Birthdays are a wonderful occasion to celebrate and go back to who we truly are, our beginnings and our own unique mission. However messy and crazy our lives have been, despite all the mistakes and failures we have made, birthdays reminds us that life is precious, we are good and God love us so much. A birthday, therefore, is an important and momentous occasion to celebrate, reflect and give thanks.
Today, on Pentecost Sunday, we celebrate the birthday of the Church. Pentecost Sunday reminds us of the foundation the church–the life, passion, death and resurrection of Jesus Christ. We commemorate on Pentecost the formal inauguration of the church through the coming down of the Holy Spirit upon the apostles likes balls of fire. Immediately the spirit-empowered apostles went out of their room into the city square and were on fire in proclaiming the good news. The birthday of the church were spent not inside the church but in the streets, going out to the people, speaking their language that they too may discover the spirit of God actively moving them towards fullness of life in Jesus. Indeed, the birthday of the church depicts a church-in-mission.
The Holy Spirit re-created the disciples. The disciples became bold and daring. Compare the apostles before and after Pentecost, oh what a difference the Spirit makes! From timid they became bold, from lethargic they became energetic and from fearful they became courageous – all for the sake of the good news of Jesus.
Pentecost reminds us of that our true identity as church is that we are Spirit led. The church is not ultimately led by the Pope, the bishops and the hierarchy of the church. It is the Holy Spirit–sent by the Father and the Son–who leads the church in every generation in its ministry of proclaiming and living the good news of the Kingdom of God.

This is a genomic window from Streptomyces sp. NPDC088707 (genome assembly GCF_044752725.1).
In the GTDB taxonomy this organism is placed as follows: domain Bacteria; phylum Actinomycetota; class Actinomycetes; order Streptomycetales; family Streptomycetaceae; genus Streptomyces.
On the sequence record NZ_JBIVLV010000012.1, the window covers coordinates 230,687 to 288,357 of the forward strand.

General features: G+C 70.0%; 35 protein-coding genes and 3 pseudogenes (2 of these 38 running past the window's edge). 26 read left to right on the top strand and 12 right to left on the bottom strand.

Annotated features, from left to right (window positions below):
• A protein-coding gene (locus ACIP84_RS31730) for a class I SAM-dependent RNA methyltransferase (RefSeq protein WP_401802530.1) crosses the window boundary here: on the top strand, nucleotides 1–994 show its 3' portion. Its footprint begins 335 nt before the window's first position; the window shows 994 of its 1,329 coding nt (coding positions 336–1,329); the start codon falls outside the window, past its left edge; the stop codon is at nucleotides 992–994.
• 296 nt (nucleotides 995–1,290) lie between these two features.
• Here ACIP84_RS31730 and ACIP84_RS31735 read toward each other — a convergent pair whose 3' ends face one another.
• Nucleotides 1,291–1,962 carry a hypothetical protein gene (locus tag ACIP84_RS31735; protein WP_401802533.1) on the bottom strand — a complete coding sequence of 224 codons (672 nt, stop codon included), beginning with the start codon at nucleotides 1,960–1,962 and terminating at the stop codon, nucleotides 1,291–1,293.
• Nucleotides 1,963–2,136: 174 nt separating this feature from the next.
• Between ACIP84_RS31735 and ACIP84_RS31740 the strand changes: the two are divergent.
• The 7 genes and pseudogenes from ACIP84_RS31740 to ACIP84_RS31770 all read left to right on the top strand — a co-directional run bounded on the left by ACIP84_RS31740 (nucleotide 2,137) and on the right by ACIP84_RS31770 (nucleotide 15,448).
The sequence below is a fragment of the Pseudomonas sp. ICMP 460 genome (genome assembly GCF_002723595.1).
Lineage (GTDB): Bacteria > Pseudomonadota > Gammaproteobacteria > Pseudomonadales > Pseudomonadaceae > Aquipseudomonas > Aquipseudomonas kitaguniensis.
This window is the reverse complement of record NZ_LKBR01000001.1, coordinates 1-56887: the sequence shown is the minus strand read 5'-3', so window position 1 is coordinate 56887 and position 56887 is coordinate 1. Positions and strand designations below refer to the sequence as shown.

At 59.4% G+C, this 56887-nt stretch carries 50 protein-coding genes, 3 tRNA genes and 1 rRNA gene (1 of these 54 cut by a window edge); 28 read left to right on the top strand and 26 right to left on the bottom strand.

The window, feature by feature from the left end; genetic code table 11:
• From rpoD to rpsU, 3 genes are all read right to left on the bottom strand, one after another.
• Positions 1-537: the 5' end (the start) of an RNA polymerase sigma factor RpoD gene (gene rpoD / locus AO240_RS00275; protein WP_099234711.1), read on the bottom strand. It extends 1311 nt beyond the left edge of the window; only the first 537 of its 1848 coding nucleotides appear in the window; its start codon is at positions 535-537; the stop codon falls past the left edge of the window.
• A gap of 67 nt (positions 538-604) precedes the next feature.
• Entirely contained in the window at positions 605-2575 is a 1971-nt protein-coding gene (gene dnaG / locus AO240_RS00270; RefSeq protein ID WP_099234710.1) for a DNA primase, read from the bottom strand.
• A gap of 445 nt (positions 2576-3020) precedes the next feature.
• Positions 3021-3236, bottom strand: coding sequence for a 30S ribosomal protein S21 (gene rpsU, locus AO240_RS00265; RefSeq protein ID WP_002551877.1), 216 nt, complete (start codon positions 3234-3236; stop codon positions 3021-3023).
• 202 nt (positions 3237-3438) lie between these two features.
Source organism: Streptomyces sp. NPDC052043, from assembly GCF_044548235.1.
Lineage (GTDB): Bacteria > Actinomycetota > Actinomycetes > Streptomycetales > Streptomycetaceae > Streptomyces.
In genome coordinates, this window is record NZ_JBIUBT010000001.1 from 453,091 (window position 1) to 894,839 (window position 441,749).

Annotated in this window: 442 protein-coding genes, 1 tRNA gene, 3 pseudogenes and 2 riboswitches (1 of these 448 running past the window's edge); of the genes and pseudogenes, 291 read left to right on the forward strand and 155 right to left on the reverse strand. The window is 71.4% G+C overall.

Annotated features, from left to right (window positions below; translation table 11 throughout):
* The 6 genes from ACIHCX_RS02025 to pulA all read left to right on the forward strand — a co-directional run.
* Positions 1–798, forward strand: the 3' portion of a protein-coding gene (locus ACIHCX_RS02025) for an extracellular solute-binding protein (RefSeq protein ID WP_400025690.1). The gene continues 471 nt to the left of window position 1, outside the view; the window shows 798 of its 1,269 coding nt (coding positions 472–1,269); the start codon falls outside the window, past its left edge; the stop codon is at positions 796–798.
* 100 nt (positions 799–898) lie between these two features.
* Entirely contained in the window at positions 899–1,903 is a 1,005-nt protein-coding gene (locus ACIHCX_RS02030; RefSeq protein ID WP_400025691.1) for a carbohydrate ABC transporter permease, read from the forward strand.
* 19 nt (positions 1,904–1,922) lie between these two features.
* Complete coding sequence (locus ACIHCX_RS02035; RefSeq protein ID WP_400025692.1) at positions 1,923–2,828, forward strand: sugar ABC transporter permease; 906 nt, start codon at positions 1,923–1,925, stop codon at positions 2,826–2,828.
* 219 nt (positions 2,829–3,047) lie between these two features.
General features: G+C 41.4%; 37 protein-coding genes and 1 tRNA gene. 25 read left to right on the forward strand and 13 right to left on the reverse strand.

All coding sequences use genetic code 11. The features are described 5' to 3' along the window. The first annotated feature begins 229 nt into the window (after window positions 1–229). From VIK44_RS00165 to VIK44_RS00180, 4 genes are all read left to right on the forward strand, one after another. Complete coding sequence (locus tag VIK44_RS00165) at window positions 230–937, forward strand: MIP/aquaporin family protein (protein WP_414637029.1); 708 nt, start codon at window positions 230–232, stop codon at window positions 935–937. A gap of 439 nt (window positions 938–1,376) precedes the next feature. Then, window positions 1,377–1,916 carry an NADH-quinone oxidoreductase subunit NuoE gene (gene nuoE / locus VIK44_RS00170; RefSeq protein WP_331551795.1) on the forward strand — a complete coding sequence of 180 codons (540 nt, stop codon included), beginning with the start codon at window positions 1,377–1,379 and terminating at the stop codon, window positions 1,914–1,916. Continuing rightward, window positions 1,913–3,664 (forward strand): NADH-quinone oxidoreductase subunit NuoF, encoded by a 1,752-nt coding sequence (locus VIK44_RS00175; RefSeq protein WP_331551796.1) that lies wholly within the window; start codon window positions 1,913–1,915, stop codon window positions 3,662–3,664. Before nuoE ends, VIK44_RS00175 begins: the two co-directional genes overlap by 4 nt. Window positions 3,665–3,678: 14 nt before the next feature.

It is, therefore, fitting and opportune, on this day of Pentecost to reflect on our identity as a Spirit-led Church. American Professor of Theology, Roger Olson, shares some thoughts of what a Spirit-led Church is:
A Spirit-filled and Spirit-led church will be alive, “crackling” with energy and passion, without fanatical extremism that focuses attention on ecstatic experiences rather than on the grace and glory of God revealed in Jesus Christ. Its people will come to worship and other meetings with excited expectation and not out of a sense of duty or with unhealthy fear. In a truly Spirit-filled and Spirit-led church visitors will come to see what God is doing among them. They will testify that “God is busy” (Hauerwas) there. Lives will be transformed in noticeable ways.
Such a church will be open to the “sovereign unpredictability of the Spirit” (Du Plessis) even as it celebrates tradition. This requires risk on the part leadership; leadership will leave space for the Spirit to move and work in ways that transcend traditional forms.
Such a church will lay all decisions before God for guidance and direction and move only through consensus of the spiritually mature people of God within the church. It will not be led by a dictatorial individual or small group that serves his, her or their interests.
Finally, such a church will be outwardly-focused with a strong sense of participation in the mission of God in the world. It will expend much of its energy and resources on meeting the spiritual and material needs of the communities outside the church. 
Today the Spirit continues to lead us, the church, to guide us, to shake us out of our complacencies, to disturb us out of our passiveness, to empower us to speak the language of today in proclaiming the gospel of Jesus. But do we listen? Are we like the early church who always sought the direction of the Holy Spirit, who discerned always where the movement of the Holy Spirit in their lives and work?
In today’s chaotic, hostile and terror stricken world, the temptation for the church is to freeze in fear and be content solely with its own security and self-preservation. Worst is to rely more on our human capacity and wisdom rather than on the surprises and creativity of the Holy Spirit. This is not the church of Pentecost. Pope Francis has said about the church of Pentecost,
“She is a Church that doesn’t hesitate to go out, meet people, proclaim the message that’s been entrusted to her, even if that message disturbs or unsettles the conscience.”
Despite all its craziness and messiness, God will re-create the world through the Holy Spirit. “Behold, I am making all things new.” (Isaiah 43:18, Isaiah 43:19, Revelation 21:5, Isaiah 65:17, Ephesians 2: 15). We have in need more now of the inspiration of the Holy Spirit. We need a new Pentecost, as St. John XXIII prayed in preparation for the Second Vatican Council in 1962, “Renew Your wonders, O God, in our day — as in a new Pentecost!”